Bluetooth SIG says more real world tests needed on TLPS

The Bluetooth Special Interest Group (SIG) backed up its previous assertions that terrestrial low power service (TLPS) interferes with Bluetooth with a series of more detailed reports filed with the FCC.

The filings come in a proceeding whereby the FCC is considering whether to allow Globalstar to use spectrum in the 2.4 GHz band for TLPS services. Globalstar earlier refuted the Bluetooth SIG's claims about interference. Globalstar walked away from the tests, which were conducted in early March at the FCC's Technology Experience Center (TEC) in Washington, D.C., with the belief that its tests showed no negative impact on Bluetooth. Separate tests were conducted over a series of days.

Not surprisingly, Bluetooth SIG argues that the demonstrations it conducted at the FCC "firmly indicate and further validate all the Bluetooth SIG concerns raised throughout the Globalstar NPRM process" and through previous Bluetooth SIG filings to the FCC.

The way the tests were conducted is significant because Globalstar has come under fire for earlier test results, as well as for a lack of transparency in how it conducts tests. This latest round of tests was conducted at the FCC, with FCC staff present, as well as representatives from the Bluetooth and Wi-Fi industries, two technologies likely most directly affected by what Globalstar is proposing to do.

Bluetooth SIG said that throughout the March 6 demonstration, there were many unknowns about the four access points (APs) on channels 1, 6, 11 and 14 and equipment provided by and "preconfigured" by Globalstar. "It was evident that Globalstar had the test configuration perfectly suited and controlled to reflect what best suited their test requirements. In a more adequate and real world test environment, both sides of the equation must have equal access to configure, modify the test parameters, adjust spectrum traffic, adjust the AP streaming traffic/throughput to the client devices (not only use the preconfigured data stream of 3.7 Mbps provided by Globalstar), adjust output powers, etc."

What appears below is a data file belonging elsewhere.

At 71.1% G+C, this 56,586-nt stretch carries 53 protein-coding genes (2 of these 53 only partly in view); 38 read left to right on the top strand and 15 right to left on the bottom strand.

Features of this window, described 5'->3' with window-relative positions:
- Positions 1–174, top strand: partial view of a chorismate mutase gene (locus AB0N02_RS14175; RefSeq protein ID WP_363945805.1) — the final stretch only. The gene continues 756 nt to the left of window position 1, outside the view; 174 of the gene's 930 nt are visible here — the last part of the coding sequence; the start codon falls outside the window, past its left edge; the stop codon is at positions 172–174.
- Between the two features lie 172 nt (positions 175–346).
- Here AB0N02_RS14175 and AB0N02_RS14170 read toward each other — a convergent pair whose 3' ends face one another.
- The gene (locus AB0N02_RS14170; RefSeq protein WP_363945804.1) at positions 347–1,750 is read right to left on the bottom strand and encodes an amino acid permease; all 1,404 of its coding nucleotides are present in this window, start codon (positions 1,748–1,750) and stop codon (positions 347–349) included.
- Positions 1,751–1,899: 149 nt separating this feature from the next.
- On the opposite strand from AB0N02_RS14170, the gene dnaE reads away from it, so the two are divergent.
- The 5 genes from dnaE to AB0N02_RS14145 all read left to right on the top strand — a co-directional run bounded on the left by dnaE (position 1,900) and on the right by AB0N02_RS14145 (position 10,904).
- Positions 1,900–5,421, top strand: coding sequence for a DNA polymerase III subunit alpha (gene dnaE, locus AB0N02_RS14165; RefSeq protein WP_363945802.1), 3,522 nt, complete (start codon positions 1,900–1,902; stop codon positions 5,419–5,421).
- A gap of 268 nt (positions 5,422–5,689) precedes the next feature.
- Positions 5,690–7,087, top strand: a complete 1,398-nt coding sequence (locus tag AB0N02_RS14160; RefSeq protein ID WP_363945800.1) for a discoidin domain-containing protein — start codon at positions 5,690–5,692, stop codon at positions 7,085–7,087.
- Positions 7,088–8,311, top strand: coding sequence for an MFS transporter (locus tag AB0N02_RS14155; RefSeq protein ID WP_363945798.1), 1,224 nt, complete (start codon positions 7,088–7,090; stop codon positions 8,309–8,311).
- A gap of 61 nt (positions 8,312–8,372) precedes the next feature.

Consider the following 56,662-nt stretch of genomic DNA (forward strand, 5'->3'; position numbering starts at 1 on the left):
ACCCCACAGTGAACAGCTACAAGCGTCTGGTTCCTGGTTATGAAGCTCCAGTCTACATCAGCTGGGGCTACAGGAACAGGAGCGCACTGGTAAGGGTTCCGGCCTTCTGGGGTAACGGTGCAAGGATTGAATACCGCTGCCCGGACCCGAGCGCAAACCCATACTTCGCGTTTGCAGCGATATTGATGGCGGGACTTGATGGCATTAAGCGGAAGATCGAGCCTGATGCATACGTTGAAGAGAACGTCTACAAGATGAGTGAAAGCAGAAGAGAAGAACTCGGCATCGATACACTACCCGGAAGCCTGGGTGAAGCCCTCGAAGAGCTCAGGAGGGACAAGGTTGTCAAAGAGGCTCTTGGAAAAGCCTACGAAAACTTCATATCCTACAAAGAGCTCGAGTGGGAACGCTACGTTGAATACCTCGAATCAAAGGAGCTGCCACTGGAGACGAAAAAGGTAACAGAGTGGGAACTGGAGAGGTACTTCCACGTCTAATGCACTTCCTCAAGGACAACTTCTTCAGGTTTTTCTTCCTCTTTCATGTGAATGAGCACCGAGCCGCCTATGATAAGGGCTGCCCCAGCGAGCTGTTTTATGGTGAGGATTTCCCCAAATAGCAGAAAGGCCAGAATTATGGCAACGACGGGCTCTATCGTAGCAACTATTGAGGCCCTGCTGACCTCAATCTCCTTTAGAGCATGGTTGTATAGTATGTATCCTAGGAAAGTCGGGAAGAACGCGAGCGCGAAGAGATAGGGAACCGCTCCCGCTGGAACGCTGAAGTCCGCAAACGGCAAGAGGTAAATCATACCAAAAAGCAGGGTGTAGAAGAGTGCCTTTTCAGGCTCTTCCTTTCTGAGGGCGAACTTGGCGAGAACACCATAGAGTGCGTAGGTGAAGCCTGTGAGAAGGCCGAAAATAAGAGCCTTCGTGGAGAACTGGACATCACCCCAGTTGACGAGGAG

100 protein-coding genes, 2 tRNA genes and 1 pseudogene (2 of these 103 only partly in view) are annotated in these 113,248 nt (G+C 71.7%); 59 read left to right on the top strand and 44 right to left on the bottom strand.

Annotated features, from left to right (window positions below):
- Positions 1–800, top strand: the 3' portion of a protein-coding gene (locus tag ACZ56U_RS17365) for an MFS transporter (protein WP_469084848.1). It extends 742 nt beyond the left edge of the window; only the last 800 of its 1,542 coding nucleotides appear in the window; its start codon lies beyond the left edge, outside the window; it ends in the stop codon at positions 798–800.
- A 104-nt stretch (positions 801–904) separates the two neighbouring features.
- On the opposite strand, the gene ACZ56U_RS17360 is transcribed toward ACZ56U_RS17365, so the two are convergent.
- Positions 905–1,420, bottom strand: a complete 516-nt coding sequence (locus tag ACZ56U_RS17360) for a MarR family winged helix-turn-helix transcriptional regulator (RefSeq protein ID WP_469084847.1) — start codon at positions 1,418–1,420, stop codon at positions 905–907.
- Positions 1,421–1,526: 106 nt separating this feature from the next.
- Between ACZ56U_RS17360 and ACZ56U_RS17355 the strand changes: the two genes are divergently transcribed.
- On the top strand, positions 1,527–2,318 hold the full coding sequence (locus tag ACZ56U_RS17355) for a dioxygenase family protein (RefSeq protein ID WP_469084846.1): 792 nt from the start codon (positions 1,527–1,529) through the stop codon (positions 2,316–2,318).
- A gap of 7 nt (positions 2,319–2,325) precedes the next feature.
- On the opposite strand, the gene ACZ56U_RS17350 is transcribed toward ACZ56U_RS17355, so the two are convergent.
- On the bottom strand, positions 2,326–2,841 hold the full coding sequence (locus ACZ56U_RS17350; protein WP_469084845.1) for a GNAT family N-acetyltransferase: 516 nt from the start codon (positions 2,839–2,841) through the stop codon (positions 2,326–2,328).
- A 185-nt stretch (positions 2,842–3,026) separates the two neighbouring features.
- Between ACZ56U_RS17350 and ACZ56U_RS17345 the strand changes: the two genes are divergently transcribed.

Earlier, Bluetooth SIG reported that the demonstrations showed that the packet loss experienced by Bluetooth hearing aids jumped from 10 percent to almost 20 percent with TLPS present; packet loss over 10 percent would cause significant audio disruption for the user. "Smart" lighting demonstrations also showed that the number of instances where the smart lights failed to receive commands increased about four times with TLPS present.

The Bluetooth SIG is asking the FCC for additional public, "properly constituted," test events in order to derive quantitative data. "The configuration of the test environment can be an agreed upon effort between Globalstar and the others," it said.

Globalstar argues that the Bluetooth SIG representatives chose to demonstrate only two devices despite having additional devices at the TEC. Globalstar says its demonstrations showed that Bluetooth-enabled devices, including a heart rate monitor, wireless speaker and various computer mouses, worked without any service impact in the presence of TLPS.

The National Cable & Telecommunications Association (NCTA) and CableLabs also participated in tests earlier this month, but Globalstar doesn't think the FCC should give CableLabs' test results much weight--or rather, any weight whatsoever.

In an ex parte filing, Globalstar said that during meetings with FCC staff after the tests, Globalstar executives "further pointed out that CableLabs' TLPS/Wi-Fi demonstration set-up was in no sense representative of a real-world deployment, and that any results provided by CableLabs in this proceeding should be entirely discounted."

"CableLabs requested that Globalstar take down its network of access points in the TEC in order to 'sandwich' an inexpensive Belkin access point operating on Channel 11 between multiple Channel 6 access points and multiple TLPS-enabled access points, all within a few feet of one another," Globalstar said. "The Commission should disregard this contrived attempt to force a negative impact on Wi-Fi Channel 11."

NCTA expects to submit a follow-up report to the FCC by April 17.

For more:
- see the Bluetooth SIG filing
- see this Globalstar filing and this filing

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